Gastroesophageal reflux (GERD) is frequent in asthmatics with poor asthma control, often occurs without symptoms, and can induce bronchoconstriction. Poorly controlled asthmatics are often treated for GERD with drugs that suppress gastric acid, but this treatment is expensive and the benefit of such treatment is not established. The objective of this proposal is to conduct a multi-site randomized clinical trial testing the hypotheses that treatment of GERD with proton-pump inhibitors will reduce the frequency of exacerbations in patients with inadequately controlled asthma. The proposed trial will enroll 400 asthmatics, ages 18-60, who have poor asthma control on inhaled steroids, defined on the basis of excessive bronchodilator use, nocturnal awakenings, or frequent exacerbations. Participants will be randomly assigned to treatment with either a proton pump inhibitor, esomeprazole (Nexium) 40 mg BID, or matching placebo. The presence, severity, and temporal relationship of GERD to asthma symptoms will be documented with 24 hour ambulatory esophageal pH probe monitoring, but participants will be enrolled irrespective of the severity of GERD. The primary outcome measure is the proportion of participants who have exacerbations of asthma within a 6-month period defined by asthma diaries and interviews. Secondary outcome measures include asthma symptom and control scores, asthma-specific and generic health-related quality of life, GERD symptoms, health care use, pulmonary function, and airways reactivity. Pre-specified subgroup analyses will be conducted to determine if there are clinical or demographic characteristics that predict benefit from treatment of GERD in asthma.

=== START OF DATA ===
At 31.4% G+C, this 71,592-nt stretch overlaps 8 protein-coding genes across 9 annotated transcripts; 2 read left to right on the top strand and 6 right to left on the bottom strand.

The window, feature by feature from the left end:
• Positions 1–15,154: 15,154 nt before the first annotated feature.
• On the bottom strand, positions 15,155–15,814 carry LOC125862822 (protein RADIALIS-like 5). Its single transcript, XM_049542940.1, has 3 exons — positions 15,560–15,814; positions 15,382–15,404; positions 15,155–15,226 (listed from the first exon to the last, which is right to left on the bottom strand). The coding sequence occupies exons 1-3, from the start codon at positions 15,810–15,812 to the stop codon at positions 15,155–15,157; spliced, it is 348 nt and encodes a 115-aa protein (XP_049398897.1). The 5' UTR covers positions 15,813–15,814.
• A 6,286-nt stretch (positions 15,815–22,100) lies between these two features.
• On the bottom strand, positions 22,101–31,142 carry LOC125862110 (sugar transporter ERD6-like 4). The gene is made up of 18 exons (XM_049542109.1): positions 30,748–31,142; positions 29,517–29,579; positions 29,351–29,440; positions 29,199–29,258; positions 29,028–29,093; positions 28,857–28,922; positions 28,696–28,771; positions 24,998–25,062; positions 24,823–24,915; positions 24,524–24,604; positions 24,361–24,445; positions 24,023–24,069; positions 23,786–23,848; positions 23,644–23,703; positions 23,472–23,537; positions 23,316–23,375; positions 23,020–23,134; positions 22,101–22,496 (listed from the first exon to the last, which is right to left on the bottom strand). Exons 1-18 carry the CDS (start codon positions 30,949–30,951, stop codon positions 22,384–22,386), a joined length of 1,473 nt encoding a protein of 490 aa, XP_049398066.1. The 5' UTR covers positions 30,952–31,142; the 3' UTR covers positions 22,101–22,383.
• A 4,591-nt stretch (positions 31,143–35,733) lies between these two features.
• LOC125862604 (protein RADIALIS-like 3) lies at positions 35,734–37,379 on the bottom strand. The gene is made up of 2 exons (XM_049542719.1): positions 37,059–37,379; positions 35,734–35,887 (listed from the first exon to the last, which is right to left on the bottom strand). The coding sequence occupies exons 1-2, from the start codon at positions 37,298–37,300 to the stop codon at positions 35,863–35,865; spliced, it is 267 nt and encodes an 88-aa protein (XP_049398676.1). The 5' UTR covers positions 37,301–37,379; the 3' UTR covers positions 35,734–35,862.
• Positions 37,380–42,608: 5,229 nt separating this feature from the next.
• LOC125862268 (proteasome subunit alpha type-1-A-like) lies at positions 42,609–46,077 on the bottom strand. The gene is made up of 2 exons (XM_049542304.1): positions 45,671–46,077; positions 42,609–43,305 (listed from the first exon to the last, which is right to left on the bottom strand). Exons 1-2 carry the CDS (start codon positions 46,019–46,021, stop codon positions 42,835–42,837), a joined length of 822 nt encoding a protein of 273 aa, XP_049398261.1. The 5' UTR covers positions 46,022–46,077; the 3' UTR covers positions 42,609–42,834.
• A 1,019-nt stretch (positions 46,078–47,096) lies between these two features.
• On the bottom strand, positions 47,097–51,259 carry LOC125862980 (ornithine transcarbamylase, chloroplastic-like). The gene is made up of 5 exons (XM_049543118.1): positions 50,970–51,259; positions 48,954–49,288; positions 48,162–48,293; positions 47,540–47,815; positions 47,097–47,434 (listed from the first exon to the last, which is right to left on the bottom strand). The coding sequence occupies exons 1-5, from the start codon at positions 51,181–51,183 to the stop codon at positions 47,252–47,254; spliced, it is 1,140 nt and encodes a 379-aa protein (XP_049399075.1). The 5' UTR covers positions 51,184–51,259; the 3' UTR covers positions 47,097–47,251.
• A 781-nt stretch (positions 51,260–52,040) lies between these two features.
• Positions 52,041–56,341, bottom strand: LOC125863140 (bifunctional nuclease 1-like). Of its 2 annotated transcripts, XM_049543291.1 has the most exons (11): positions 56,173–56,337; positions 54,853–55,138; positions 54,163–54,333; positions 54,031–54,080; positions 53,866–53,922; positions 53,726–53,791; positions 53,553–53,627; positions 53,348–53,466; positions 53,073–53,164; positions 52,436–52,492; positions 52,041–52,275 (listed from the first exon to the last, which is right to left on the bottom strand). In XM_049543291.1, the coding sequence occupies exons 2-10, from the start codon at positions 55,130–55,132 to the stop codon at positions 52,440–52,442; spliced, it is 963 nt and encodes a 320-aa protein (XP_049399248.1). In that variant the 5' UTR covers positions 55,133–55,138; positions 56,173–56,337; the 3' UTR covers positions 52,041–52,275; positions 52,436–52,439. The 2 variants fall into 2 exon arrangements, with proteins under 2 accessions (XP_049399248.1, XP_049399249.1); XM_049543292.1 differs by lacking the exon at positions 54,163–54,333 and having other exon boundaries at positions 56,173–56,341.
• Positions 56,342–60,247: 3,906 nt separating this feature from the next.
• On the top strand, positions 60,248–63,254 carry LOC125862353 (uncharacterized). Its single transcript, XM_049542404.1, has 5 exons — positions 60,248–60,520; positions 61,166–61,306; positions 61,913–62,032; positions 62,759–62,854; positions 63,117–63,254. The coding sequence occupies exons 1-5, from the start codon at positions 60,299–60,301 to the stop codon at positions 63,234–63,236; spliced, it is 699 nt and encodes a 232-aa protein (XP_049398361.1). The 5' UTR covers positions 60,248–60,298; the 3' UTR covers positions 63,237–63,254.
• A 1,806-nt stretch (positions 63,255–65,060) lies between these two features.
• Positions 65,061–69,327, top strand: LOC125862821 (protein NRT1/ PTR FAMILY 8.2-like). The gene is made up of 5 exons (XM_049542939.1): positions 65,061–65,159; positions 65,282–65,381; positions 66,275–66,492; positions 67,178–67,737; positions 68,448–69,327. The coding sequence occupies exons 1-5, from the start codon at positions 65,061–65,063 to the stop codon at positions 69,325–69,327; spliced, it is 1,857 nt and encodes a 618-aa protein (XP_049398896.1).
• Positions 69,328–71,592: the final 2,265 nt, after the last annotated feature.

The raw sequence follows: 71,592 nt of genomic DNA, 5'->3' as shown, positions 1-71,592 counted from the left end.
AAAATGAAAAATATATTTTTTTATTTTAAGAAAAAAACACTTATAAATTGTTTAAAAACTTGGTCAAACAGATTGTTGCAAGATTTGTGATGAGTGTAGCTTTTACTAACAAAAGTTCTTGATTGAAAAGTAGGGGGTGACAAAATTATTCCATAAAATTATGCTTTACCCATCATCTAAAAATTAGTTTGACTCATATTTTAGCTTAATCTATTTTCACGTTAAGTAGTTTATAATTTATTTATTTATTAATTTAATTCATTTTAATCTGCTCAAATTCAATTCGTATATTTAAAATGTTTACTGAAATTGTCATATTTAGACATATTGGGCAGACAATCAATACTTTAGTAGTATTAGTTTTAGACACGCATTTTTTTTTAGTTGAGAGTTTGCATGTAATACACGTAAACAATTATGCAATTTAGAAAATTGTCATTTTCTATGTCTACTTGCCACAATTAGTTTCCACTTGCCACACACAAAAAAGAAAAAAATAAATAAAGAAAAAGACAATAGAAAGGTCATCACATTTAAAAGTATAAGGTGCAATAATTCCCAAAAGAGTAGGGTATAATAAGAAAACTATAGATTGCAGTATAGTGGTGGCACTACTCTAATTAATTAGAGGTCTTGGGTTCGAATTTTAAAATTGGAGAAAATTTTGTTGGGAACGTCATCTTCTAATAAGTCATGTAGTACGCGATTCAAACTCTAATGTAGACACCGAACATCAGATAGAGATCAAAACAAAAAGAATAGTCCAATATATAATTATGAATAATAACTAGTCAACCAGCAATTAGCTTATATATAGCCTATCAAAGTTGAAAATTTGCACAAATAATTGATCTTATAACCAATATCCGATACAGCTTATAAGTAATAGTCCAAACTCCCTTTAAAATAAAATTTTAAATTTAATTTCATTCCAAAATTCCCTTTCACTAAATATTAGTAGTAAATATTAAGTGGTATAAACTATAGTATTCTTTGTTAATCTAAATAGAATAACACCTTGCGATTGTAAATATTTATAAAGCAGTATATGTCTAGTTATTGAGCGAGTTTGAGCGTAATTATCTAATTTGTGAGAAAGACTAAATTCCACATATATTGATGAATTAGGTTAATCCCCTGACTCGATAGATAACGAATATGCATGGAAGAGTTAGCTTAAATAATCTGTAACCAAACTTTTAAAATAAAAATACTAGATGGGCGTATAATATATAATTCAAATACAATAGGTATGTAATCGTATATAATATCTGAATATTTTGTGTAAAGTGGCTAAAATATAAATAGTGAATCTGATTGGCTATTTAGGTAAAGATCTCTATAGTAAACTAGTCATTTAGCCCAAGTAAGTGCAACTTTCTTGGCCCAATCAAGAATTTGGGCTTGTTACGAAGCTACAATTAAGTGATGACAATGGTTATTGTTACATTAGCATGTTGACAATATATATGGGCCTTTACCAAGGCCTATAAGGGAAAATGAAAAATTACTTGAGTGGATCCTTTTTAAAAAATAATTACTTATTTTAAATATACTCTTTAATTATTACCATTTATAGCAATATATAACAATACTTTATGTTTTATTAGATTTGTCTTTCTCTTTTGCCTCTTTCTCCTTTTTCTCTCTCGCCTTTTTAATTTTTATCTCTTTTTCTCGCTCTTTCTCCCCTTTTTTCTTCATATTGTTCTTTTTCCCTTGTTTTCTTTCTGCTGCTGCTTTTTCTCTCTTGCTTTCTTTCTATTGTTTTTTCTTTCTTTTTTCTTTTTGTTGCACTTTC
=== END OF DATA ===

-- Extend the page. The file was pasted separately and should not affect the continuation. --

National Institute of Health (NIH)
National Heart, Lung, and Blood Institute (NHLBI)
Research Project--Cooperative Agreements (U01)
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Clinical Trials Review Committee (CLTR)
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Taggart, Virginia
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Johns Hopkins University
Internal Medicine/Medicine
Schools of Medicine
United States
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